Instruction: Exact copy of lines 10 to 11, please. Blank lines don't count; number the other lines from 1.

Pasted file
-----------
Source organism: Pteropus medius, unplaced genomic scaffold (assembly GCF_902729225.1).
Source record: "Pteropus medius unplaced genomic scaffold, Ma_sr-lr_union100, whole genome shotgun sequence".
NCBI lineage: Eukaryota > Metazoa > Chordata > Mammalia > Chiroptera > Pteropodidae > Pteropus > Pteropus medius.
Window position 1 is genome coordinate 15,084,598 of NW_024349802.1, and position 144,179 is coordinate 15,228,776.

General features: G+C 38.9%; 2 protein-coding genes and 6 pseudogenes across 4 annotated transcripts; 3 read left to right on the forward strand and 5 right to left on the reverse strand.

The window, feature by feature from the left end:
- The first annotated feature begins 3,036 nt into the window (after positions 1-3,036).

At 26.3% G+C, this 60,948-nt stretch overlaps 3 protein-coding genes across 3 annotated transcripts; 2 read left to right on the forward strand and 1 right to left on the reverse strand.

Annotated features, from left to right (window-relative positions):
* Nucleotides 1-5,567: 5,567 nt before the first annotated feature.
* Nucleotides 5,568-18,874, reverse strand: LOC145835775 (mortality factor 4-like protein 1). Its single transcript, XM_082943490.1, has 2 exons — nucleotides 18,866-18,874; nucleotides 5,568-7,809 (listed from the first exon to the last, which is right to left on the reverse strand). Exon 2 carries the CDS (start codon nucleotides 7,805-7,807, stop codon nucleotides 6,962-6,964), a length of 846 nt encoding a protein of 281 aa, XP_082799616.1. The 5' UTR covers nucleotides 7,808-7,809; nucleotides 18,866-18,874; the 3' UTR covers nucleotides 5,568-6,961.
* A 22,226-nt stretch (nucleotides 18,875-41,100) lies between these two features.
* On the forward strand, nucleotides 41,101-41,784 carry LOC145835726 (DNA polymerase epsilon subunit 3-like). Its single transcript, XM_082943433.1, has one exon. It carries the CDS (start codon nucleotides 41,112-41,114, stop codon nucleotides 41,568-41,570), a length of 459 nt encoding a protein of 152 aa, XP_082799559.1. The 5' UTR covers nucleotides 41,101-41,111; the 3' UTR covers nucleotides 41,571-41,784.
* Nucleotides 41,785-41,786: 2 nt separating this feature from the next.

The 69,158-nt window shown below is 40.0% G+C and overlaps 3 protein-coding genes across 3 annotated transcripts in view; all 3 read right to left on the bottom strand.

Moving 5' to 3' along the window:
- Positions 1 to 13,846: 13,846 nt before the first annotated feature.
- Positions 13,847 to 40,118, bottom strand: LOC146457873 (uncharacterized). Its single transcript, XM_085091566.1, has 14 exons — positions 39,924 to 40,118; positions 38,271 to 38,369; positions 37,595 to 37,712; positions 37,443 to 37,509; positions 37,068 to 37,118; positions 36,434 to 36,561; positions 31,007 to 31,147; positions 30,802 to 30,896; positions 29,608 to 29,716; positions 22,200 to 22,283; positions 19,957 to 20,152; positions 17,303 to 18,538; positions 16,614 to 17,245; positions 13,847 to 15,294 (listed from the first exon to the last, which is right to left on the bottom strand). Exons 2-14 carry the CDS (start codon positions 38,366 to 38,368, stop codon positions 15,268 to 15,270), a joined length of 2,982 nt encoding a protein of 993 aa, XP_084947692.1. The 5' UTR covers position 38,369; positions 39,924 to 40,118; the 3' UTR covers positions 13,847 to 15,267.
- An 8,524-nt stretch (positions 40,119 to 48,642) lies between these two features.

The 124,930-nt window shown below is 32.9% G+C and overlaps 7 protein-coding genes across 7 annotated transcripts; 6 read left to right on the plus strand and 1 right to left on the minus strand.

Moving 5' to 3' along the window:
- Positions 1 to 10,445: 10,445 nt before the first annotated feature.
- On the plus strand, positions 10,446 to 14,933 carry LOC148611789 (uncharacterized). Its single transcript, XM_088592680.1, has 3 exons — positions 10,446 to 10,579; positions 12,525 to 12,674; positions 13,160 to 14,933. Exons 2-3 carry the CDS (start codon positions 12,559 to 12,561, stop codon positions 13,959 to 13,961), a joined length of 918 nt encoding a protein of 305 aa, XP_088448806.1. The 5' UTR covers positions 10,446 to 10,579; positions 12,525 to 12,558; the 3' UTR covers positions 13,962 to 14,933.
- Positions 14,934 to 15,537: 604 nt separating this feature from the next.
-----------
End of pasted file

* Nucleotides 1-5,567: 5,567 nt before the first annotated feature.
* Nucleotides 5,568-18,874, reverse strand: LOC145835775 (mortality factor 4-like protein 1). Its single transcript, XM_082943490.1, has 2 exons — nucleotides 18,866-18,874; nucleotides 5,568-7,809 (listed from the first exon to the last, which is right to left on the reverse strand). Exon 2 carries the CDS (start codon nucleotides 7,805-7,807, stop codon nucleotides 6,962-6,964), a length of 846 nt encoding a protein of 281 aa, XP_082799616.1. The 5' UTR covers nucleotides 7,808-7,809; nucleotides 18,866-18,874; the 3' UTR covers nucleotides 5,568-6,961.